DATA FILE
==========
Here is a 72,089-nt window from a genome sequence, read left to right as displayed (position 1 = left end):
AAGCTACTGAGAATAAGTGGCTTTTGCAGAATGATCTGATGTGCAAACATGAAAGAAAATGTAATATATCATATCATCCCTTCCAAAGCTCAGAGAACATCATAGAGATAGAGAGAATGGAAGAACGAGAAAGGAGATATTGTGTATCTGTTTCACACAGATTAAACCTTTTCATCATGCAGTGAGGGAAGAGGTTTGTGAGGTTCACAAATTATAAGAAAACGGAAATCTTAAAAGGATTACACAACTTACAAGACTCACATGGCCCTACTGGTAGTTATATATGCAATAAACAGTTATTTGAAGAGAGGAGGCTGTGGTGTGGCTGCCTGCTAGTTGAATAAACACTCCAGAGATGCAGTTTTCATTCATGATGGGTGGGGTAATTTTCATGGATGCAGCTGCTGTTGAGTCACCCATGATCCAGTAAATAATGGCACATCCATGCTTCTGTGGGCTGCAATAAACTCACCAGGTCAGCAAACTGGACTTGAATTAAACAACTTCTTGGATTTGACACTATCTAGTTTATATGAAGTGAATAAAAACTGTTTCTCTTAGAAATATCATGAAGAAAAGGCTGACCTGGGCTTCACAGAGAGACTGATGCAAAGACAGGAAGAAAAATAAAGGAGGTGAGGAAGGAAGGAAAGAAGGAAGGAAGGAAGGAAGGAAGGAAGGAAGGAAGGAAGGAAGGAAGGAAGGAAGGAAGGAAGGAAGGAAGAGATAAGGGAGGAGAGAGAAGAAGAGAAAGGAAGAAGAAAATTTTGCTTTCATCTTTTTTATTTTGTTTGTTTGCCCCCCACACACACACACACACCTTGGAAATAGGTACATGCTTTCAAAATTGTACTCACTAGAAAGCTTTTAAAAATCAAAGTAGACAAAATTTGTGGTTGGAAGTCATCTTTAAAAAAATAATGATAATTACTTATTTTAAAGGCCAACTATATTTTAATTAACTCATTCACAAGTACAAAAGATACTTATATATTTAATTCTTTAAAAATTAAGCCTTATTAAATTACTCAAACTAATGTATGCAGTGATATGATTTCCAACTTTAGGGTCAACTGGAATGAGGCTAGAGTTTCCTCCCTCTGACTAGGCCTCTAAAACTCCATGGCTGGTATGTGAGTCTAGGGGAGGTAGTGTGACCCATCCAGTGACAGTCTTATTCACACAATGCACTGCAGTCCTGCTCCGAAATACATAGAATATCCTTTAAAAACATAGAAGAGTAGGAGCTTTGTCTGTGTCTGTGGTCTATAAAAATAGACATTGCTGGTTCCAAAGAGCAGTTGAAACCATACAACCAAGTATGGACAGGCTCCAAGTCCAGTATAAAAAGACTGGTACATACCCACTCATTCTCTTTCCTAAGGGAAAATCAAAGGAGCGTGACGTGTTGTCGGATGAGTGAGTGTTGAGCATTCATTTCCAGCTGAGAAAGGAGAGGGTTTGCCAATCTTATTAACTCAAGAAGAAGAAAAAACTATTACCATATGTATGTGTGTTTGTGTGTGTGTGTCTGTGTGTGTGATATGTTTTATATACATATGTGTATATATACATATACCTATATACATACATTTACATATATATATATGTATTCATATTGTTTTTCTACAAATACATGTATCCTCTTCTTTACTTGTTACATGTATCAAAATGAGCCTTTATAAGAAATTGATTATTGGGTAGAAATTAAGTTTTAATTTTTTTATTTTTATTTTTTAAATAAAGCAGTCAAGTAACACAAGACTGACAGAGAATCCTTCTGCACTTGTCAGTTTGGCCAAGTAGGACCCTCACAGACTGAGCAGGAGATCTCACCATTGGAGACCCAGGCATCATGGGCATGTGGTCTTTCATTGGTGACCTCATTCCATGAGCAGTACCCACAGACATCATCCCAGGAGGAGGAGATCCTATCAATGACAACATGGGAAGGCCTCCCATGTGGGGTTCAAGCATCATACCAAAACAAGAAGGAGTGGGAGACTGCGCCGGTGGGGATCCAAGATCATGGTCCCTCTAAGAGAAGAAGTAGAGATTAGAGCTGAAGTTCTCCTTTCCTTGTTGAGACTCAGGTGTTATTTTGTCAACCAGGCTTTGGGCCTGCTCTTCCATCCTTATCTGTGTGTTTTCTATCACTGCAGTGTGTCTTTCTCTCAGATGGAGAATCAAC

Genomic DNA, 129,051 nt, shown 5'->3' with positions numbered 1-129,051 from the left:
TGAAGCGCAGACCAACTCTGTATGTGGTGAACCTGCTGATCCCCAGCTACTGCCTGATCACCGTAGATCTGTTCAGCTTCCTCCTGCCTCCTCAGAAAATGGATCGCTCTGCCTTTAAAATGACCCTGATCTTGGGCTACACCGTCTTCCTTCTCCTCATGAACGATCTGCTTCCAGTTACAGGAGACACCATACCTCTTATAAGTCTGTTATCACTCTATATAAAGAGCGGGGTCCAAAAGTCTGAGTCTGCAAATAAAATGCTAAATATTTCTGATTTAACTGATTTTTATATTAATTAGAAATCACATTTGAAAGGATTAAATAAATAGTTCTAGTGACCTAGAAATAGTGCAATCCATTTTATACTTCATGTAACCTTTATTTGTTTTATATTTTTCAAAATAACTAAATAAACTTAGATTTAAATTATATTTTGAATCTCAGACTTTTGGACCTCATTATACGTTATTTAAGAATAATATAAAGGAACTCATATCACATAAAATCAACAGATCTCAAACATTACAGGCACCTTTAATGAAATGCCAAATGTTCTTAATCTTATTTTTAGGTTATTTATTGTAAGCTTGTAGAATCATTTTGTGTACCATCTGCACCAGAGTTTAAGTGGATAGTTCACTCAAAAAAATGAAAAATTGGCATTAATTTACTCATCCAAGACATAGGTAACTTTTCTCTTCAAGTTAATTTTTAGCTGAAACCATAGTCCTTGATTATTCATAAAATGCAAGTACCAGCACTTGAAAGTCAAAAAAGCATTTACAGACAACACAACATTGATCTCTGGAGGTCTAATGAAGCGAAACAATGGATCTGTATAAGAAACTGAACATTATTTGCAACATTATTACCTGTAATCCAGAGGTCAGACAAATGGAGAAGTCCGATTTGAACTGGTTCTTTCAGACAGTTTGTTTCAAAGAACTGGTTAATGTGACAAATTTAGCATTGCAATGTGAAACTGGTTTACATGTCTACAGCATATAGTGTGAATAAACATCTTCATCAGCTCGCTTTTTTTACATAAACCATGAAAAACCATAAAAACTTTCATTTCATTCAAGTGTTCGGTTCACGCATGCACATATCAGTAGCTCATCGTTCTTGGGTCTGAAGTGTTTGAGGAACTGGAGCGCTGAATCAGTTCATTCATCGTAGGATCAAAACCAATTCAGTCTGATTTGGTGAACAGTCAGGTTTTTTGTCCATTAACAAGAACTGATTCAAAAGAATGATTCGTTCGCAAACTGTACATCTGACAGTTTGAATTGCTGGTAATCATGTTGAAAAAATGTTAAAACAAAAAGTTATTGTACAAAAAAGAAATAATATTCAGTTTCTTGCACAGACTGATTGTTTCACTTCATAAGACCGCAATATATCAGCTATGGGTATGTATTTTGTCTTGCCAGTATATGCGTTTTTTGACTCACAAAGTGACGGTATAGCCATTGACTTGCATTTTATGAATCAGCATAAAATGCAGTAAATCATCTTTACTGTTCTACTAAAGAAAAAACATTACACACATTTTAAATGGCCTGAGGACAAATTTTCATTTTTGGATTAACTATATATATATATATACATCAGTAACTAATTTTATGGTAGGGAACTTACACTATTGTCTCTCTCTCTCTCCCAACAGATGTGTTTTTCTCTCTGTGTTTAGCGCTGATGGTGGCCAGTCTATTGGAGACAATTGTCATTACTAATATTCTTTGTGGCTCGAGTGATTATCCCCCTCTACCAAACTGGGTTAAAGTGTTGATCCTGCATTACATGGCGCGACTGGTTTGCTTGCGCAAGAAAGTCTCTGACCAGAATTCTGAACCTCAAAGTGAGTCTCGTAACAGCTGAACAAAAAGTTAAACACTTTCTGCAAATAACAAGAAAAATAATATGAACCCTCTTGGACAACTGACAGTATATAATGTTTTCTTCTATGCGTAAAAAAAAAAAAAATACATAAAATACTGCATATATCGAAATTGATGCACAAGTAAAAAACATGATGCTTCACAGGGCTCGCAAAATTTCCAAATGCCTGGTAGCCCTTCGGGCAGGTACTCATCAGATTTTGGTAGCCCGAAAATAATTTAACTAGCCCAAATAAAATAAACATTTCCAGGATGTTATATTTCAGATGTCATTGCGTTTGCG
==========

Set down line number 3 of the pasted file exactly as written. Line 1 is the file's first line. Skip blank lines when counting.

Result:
Genomic DNA, 129,051 nt, shown 5'->3' with positions numbered 1-129,051 from the left: